Essay The Treatment of Women of Ancient Babylon

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Some aspects of the lifestyle ancient civilizations lived almost seem appalling or intolerable when compared to the very developed and carefully shaped the world inhabited today. One of these characteristics of previous societies that prove to be rather challenging to conceive in current times consists of the lack of rights, privileges, and equity women had. Society maintained this assumption of a man’s superiority up until the women’s rights movement of the early twentieth century; yet with the two sexes essentially equal in America today, imagining a restricted life as a female proves unfathomable. Looking back at the history of human kind, men almost always subdued women and treated them as property. When focusing on the first…show more content…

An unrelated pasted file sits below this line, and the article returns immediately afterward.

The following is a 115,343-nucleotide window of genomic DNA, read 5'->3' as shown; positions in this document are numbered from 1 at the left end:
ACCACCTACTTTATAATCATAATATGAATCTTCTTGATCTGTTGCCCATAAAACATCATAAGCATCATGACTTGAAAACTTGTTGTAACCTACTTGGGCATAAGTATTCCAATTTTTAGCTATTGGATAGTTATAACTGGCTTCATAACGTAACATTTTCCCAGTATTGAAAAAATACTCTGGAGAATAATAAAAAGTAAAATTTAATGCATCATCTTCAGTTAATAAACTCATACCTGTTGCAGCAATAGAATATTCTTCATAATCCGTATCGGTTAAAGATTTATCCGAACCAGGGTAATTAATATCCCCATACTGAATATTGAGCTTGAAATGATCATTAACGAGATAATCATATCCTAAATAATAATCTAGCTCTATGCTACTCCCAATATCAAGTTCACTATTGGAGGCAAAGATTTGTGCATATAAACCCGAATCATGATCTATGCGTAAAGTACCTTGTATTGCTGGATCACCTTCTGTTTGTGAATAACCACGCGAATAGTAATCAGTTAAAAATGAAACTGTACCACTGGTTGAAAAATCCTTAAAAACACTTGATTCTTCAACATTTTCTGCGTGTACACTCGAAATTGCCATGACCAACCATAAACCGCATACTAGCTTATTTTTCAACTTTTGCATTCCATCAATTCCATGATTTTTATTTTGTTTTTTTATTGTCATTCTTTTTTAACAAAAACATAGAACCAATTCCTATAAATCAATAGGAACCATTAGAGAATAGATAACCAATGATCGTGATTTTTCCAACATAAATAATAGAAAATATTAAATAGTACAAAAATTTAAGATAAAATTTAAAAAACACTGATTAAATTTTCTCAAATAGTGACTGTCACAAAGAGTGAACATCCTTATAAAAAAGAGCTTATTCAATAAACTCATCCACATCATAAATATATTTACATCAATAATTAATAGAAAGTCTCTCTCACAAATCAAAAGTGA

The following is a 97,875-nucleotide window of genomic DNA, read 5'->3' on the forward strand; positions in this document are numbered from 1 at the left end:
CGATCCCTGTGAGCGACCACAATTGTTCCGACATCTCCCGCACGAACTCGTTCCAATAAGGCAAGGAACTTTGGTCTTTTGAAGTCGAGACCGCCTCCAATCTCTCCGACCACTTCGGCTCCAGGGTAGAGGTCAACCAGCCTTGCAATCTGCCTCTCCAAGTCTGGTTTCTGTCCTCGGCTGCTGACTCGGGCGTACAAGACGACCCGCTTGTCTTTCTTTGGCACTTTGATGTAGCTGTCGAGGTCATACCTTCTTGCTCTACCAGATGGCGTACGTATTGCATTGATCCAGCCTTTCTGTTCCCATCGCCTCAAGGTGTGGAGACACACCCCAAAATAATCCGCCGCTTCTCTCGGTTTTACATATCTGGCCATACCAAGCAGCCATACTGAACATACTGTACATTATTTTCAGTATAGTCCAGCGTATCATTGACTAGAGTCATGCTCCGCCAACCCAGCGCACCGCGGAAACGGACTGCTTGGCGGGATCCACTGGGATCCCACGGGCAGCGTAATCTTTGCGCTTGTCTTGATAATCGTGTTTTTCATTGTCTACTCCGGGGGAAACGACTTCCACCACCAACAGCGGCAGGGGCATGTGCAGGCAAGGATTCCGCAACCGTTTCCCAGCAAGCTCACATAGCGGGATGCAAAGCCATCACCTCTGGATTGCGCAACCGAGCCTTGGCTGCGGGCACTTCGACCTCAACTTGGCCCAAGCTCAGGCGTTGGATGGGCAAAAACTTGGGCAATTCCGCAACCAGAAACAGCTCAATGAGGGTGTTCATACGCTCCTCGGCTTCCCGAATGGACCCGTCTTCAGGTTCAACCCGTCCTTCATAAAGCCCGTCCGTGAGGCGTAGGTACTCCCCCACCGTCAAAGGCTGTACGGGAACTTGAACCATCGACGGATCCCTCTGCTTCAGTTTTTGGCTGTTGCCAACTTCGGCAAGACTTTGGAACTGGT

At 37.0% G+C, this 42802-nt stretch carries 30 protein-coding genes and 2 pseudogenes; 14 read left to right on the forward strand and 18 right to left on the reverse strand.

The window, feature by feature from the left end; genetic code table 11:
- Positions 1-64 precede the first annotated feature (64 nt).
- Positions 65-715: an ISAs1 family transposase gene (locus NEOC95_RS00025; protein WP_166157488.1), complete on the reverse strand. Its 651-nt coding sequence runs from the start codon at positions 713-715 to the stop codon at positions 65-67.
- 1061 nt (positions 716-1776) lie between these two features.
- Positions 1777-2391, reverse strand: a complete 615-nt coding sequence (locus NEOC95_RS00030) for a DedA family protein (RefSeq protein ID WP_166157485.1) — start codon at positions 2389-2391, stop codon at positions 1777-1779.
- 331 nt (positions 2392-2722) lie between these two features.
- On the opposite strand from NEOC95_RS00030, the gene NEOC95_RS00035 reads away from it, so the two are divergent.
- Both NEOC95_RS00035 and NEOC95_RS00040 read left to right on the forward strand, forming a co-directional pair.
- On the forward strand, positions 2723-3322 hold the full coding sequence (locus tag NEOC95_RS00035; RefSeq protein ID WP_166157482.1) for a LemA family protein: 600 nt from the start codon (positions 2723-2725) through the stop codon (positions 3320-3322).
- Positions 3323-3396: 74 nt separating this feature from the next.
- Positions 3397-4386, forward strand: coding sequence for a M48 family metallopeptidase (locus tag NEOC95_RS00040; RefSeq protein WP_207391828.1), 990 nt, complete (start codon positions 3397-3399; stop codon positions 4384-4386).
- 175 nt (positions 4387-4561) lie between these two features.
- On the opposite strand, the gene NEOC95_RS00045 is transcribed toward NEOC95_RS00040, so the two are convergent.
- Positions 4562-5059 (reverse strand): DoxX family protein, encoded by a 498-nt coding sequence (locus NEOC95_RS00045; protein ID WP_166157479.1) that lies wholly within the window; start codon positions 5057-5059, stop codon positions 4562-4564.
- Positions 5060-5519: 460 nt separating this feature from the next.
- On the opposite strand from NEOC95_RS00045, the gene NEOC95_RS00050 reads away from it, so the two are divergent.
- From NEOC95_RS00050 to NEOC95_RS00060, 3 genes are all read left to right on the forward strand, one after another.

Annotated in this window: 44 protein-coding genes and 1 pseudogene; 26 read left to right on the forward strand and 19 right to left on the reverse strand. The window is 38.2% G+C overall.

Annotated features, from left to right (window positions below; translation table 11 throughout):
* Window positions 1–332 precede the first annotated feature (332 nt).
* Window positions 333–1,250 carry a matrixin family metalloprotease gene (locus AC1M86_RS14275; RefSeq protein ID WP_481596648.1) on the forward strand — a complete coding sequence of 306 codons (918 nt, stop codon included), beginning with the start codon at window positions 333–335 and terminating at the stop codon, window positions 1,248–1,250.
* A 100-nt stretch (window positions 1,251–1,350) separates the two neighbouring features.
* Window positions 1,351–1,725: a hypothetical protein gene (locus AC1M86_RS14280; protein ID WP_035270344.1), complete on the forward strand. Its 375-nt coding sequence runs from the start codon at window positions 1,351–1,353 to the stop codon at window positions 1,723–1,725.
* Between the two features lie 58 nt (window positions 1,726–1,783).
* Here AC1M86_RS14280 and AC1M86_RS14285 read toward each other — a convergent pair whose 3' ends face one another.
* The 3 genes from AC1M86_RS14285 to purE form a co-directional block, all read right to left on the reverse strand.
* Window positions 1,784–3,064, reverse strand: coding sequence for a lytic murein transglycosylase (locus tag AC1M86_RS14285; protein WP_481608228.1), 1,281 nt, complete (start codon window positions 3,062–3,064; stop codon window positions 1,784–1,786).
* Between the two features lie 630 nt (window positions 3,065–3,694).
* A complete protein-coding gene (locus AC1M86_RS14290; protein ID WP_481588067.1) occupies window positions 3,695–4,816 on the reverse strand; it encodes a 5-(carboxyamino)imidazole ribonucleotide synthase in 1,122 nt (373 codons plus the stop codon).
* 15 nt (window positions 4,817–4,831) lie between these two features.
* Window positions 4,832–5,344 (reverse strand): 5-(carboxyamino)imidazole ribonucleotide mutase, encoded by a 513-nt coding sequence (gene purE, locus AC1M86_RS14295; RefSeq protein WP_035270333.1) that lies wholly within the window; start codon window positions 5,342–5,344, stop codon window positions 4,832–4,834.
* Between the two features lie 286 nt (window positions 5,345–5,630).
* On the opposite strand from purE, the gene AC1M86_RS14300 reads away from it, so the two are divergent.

A man had a decision to spare his wife in these particular circumstances as if she was an unruly pet or piece of property. Therefore, one infers that life for women in Babylon contained a constant need to assure a clean reputation and loyalty to the husband. While penalties for adultery appear very serious and severe, divorce seems to be a common occurrence in Babylon and punishments for incorrect divorce procedures mostly result in a fine. In addition to a man’s control over a woman’s sexuality, men held the power to divorce their wives for almost any reason in particular while the law required women to provide a sufficient reason to initiate divorce. For example, a man could divorce his wife simply for her inability to produce children. “If a seignior wishes to divorce his wife who did not bear him children, he shall give her money to the full amount of her marriage-price... and then he may divorce her” (Hammurabi). Women on the other hand, encountered many obstacles when attempting to divorce their spouses. “if a seignior’s wife, who was living in the house of the seignior, has made up her mind to leave in order that she may engage in business, thus neglecting her house…they shall prove it against her” (Hammurabi). For women, marriage consisted of a binding contract that included expectations of fertility, responsibility for the household, and compliance. These expectations of women dominated

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